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CDC warns against use of nevirapine
Following life-threatening liver problems in two health care workers, public health officials are warning against the use of the drug nevirapine (NVP) for post-exposure prophylaxis (PEP) for occupational HIV exposures. Moreover, the cases underscore that powerful PEP drugs should not be administered unless the severity of exposure warrants, an epidemiologist with the Centers for Disease Control and Prevention advises Hospital Infection Control.
Elise Beltrami, MD, medical epidemiologist in the CDC division of healthcare quality promotion, questioned the use of a PEP regimen in the case of a 38-year-old male physician who developed fulminant hepatitis after taking NVP, zidovudine, and lamivudine.
"The physician was hospitalized in intensive care [following] a mucous membrane exposure to body fluids that were not bloody," she says. "If you look at our guidelines, we might not even recommend PEP in that situation."
The CDC is planning to issue an update on PEP issues in the coming months that will expand upon the point, Beltrami says.
"We are very much going to emphasize that people really have to look at the exposure," she says. "We know people are taking PEP for urine exposures and things that we know don’t carry a risk of transmission."
The two cases were reported by the CDC on Jan. 5, 2001.1 The other case involved a 43-year-old female phlebotomist who required a liver transplant after developing fulminant hepatitis and end-stage hepatic disease. She was on a three-drug PEP regimen that included NVP, zidovudine, and lamivudine.
Carefully weigh risks and benefits
"She had a needlestick exposure, so it sounds certainly like PEP was warranted in that case," Beltrami says. "The take-home message really should be for all who prescribe PEP to weigh the risks and the benefits. For nevirapine, probably the risk outweighs the benefit."
Indeed, NVP is not recommended for basic or expanded PEP regimens, the CDC stated in reporting the cases. Severe, life-threatening, and fatal cases of hepatotoxicity and skin reactions have occurred among HIV-infected patients treated with NVP, the CDC added.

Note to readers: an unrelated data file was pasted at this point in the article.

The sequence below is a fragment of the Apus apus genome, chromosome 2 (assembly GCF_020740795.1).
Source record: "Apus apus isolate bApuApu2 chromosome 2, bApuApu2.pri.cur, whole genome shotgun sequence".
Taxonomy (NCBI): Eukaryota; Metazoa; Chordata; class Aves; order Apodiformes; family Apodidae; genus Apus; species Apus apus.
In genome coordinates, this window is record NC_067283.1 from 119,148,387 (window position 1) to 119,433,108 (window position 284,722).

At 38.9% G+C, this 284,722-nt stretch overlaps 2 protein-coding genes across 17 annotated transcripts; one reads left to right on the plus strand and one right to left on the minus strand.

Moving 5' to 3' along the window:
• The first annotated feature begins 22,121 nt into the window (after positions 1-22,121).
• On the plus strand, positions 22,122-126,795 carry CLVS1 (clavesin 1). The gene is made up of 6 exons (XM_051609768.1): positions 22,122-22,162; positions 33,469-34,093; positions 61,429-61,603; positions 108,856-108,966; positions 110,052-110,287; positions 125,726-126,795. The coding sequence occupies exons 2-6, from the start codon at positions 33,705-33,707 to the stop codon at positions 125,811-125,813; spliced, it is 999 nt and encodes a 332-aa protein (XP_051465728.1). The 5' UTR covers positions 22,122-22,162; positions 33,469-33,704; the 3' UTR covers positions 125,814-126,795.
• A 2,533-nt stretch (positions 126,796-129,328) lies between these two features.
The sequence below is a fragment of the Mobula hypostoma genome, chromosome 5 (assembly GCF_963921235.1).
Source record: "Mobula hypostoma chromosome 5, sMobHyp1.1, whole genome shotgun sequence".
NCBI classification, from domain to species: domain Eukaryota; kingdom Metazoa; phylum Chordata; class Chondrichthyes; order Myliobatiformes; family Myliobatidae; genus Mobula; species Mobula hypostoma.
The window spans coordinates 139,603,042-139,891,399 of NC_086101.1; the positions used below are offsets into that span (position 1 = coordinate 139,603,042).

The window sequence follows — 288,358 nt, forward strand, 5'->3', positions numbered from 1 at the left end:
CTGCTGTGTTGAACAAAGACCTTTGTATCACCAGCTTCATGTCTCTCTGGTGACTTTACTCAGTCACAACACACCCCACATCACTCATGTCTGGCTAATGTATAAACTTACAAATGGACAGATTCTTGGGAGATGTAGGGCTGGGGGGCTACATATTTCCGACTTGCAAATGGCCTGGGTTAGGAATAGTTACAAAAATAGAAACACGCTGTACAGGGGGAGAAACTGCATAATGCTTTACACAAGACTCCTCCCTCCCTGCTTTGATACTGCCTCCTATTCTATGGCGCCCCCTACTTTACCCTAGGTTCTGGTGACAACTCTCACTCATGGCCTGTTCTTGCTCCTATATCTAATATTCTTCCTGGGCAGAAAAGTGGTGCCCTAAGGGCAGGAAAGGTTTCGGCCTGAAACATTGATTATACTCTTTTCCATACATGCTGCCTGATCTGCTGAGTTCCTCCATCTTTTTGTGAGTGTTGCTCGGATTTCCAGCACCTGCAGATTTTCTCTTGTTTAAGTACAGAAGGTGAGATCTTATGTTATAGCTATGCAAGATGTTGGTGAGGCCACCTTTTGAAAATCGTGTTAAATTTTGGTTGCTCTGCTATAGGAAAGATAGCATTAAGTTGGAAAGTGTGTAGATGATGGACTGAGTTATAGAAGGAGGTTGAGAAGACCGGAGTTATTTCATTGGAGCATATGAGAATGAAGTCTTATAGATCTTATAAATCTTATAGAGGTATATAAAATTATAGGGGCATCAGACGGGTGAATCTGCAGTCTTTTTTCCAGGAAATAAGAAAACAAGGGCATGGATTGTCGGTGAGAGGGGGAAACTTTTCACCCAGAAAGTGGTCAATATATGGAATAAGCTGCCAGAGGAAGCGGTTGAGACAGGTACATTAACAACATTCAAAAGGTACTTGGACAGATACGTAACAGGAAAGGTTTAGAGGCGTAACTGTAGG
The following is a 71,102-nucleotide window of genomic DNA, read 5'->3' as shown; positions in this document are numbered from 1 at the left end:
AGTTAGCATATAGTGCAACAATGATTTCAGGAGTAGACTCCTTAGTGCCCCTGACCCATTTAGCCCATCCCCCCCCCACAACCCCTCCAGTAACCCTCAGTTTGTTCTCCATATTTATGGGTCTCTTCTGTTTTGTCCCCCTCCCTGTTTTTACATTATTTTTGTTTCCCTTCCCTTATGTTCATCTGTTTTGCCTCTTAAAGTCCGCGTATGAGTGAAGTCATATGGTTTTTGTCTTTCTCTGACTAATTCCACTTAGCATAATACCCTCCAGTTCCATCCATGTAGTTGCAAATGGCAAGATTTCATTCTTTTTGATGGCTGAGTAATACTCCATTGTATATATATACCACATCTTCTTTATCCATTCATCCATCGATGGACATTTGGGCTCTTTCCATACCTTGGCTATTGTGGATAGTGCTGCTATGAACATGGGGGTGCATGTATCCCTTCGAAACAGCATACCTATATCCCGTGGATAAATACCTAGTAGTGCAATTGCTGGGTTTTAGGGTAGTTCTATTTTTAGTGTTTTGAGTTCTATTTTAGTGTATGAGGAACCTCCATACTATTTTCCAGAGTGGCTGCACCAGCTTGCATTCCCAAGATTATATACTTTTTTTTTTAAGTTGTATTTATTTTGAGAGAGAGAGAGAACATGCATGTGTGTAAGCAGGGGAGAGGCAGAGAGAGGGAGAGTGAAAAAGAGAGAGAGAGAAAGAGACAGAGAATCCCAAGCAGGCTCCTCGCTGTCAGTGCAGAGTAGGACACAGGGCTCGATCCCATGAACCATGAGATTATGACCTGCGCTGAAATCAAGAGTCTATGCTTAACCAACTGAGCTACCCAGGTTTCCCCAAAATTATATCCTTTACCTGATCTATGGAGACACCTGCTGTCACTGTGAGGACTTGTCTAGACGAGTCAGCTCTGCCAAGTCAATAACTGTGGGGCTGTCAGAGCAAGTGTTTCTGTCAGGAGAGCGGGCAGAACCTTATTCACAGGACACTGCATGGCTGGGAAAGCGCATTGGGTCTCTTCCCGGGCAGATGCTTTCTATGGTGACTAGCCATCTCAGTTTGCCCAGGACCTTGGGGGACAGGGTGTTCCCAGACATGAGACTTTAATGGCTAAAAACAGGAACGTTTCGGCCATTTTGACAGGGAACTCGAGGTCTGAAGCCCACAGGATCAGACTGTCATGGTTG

However, the agency stated that the data on the safe and effective use of single-dose NVP to prevent perinatal HIV transmission, and a theoretical advantage of more rapid activity (i.e., NVP does not require phosphorylation for activation) have prompted clinicians to include NVP in PEP regimens following HIV exposures.
"We have found serious adverse events with other regimens as well," Beltrami says. "The concern in this case was we have never seen a health care worker need a liver transplant. We have never seen health care workers hospitalized in critical condition.
Off the map
"[But] PEP period is off-label. None of these drugs are labeled [by the FDA] for post-exposure prophylaxis use. In our recommendations we have certain regimens that are basically recommended for PEP. Sometimes clinicians will use other regimens in special circumstances where there is resistance or the health care worker can’t tolerate the recommended drug," she adds.
Including the two case reports of fulminant hepatitis, the FDA is aware of 22 cases of serious adverse events related to NVP taken for PEP from March 1997 through September 2000. Twelve occurred in the United States. In the HIV PEP registry, which collected data on occupational HIV PEP use from October 1995 through March 1999, six cases of serious adverse events related to PEP were reported among 492 registered participants. Those included a severe skin reaction that occurred in one of 11 health care workers taking a regimen that included NVP.
Other NVP uses OK
The findings do not apply to NVP use in other settings, the CDC emphasized. Single-dose NVP remains one of the regimens recommended for prevention of perinatal HIV transmission. No serious toxicity has been reported among mothers and infants using this regimen. In addition, combination antiretroviral regimens containing NVP may continue to be used in HIV-infected persons after weighing the risks and benefits and monitoring adverse reactions, the CDC recommended.
1. Centers for Disease Control and Prevention. Serious adverse events attributed to nevirapine regimens for postexposure prophylaxis after HIV exposures —- worldwide, 1997-2000. MMWR 2001; 49:1,153-1,156.